Fire breaks to remain as tax breaks kick in

Fire breaks to remain as tax breaks kick in

6 January 2007

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Albury, New South Wales, Australia — Water catchments will be protected with new fire breaks and employers of volunteer firefighters will receive tax breaks in a double-pronged Victorian Government effort to assist crews battling fires across the state.

Acting Premier John Thwaites yesterday said a decade of drought and the threat of climate change meant permanent fire breaks were needed.

A 40m wide containment line from Eildon to Erica built during the December fires will be permanently maintained, with new fire breaks to be built around assets including the Upper Yarra Reservoir, Mr Thwaites said.

They will be built by the Country Fire Authority and the Department of Sustainability and Environment to reduce the risk of vegetation loss in catchments from fires and contamination of water from soil erosion in follow-up rains, he said.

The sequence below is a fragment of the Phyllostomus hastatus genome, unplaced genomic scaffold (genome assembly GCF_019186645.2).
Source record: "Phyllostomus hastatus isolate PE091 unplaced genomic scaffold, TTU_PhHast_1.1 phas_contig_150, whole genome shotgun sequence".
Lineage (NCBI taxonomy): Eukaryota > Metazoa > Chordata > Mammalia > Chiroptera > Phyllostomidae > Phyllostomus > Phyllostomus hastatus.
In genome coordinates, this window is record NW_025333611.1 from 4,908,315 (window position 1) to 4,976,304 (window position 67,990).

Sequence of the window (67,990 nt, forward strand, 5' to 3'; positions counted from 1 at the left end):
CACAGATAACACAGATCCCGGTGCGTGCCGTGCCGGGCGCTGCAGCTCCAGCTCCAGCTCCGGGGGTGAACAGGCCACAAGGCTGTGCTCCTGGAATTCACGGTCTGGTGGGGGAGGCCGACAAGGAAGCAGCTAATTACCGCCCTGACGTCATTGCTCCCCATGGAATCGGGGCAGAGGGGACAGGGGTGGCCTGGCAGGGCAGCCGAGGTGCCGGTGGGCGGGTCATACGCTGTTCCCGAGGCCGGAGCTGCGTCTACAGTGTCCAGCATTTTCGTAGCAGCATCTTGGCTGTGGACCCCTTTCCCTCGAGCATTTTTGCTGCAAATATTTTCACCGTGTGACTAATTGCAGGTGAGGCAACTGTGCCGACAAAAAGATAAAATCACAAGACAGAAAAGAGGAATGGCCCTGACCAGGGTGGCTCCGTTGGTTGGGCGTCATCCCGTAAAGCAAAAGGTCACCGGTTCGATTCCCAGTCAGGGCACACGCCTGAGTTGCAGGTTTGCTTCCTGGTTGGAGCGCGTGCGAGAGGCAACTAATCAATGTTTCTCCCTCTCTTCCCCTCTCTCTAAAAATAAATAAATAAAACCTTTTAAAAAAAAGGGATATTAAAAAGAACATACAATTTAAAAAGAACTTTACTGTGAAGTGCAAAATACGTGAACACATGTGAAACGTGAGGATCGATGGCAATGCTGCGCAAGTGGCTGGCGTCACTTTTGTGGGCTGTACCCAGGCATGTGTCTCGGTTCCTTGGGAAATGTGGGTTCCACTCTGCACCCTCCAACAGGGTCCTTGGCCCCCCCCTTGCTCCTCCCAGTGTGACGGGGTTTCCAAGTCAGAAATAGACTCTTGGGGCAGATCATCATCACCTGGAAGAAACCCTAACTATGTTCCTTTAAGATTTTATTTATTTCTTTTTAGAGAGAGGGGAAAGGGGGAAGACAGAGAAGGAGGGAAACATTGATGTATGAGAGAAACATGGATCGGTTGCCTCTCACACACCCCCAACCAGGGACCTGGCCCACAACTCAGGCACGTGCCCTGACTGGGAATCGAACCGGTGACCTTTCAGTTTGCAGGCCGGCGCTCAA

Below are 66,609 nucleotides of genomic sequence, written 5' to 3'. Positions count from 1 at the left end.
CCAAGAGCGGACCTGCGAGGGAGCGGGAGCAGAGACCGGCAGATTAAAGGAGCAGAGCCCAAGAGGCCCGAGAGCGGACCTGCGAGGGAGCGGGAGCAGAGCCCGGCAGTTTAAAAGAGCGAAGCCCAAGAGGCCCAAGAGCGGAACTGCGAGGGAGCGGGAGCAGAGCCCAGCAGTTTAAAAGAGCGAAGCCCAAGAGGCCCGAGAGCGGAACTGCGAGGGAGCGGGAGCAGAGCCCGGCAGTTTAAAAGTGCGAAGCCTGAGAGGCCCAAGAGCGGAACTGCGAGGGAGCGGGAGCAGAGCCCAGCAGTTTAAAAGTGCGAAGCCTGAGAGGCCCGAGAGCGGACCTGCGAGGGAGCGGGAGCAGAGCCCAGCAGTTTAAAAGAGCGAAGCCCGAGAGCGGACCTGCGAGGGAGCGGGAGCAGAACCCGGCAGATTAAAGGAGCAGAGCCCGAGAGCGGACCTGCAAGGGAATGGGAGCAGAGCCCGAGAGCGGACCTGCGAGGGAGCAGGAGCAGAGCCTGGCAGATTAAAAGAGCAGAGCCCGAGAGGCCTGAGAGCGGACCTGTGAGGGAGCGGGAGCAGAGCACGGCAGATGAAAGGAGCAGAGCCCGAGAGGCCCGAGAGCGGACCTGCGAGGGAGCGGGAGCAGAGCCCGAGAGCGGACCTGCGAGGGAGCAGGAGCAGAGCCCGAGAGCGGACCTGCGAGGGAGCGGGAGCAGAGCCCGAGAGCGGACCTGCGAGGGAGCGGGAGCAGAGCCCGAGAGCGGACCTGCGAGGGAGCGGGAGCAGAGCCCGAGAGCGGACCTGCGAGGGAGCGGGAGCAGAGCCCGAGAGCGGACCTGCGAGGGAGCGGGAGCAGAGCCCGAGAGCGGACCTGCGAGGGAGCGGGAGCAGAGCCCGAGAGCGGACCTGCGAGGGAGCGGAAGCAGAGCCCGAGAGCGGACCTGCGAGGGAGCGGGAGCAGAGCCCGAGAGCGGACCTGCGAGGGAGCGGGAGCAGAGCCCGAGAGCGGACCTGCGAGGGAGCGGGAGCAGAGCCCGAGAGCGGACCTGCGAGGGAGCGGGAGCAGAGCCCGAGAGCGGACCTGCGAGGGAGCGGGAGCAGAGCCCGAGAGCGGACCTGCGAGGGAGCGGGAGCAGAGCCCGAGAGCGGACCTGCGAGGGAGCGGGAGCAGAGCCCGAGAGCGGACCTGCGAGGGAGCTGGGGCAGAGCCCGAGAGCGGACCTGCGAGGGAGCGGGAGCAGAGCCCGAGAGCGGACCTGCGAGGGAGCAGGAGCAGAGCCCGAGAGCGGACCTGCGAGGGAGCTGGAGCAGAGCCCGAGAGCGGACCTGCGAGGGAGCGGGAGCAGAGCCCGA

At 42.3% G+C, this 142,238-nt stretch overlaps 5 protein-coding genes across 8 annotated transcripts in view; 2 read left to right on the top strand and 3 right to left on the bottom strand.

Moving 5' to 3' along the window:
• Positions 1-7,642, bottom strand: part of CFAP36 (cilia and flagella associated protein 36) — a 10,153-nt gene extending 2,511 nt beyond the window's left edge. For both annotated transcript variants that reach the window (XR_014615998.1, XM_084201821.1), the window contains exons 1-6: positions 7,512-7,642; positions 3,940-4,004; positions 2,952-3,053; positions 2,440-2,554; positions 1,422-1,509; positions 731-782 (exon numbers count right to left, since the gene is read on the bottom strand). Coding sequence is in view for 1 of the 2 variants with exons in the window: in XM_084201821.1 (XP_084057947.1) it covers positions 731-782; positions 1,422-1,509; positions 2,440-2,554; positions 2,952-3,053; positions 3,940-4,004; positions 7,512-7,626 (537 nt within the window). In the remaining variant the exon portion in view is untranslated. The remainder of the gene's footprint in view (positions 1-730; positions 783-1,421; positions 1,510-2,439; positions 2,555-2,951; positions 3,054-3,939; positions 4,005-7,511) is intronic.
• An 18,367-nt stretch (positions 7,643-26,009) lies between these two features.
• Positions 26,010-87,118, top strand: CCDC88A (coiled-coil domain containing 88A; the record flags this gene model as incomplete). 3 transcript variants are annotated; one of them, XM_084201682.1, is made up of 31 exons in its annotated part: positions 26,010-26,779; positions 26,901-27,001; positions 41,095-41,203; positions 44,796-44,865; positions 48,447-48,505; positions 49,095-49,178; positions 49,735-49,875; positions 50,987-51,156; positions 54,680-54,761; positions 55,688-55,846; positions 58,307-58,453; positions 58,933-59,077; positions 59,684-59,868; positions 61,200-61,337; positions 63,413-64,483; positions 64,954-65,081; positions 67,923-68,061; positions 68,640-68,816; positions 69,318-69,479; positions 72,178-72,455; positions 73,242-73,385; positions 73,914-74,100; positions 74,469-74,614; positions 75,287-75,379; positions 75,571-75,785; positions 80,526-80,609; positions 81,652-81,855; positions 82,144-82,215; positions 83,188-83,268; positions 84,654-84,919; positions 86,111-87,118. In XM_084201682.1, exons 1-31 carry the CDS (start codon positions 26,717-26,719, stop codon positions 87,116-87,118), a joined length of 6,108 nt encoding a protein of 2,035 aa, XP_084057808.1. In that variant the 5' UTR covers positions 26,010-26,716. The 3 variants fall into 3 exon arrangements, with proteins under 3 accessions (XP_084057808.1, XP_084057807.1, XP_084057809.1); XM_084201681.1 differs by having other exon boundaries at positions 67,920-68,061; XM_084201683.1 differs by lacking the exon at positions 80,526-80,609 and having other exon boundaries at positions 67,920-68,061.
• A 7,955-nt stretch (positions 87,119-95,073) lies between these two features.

Permanent fire breaks have been trialled in the Otway Ranges to protect coastal towns including Lorne and Anglesea, and will be extended this year, he said.

Permanent fire breaks also will be considered in other parts of the state.

“In the past, what we have done at the end of the season is reinstate the control lines and revegetate them,” he said.

Mr Thwaites also announced payroll tax breaks would be available to employers of CFA and State Emergency Service volunteers who, he said, needed support to help them allow workers to volunteer for fire duty.

Firefighters, meanwhile, brought two fires under control, while a third is causing concern.

A 1200ha grass fire at Yambuk, near Port Fairy, and another blaze at the Arthurs Seat State Park on the Mornington Peninsula are now contained.

But DSE chief fire officer Ewan Waller said firefighters were concerned another blaze in forest at Boulder Creek, east of Orbost, could jump the Princes Highway and threaten private property.

Commercial timber assets and townships including Bemm River, Cape Conran and Cann River were on alert, Mr Waller said.

“It’s in very difficult country, very fiery country — the most fiery country in Victoria, actually — so it will take all our skill to hang on to that fire with the weather coming,” Mr Waller said.

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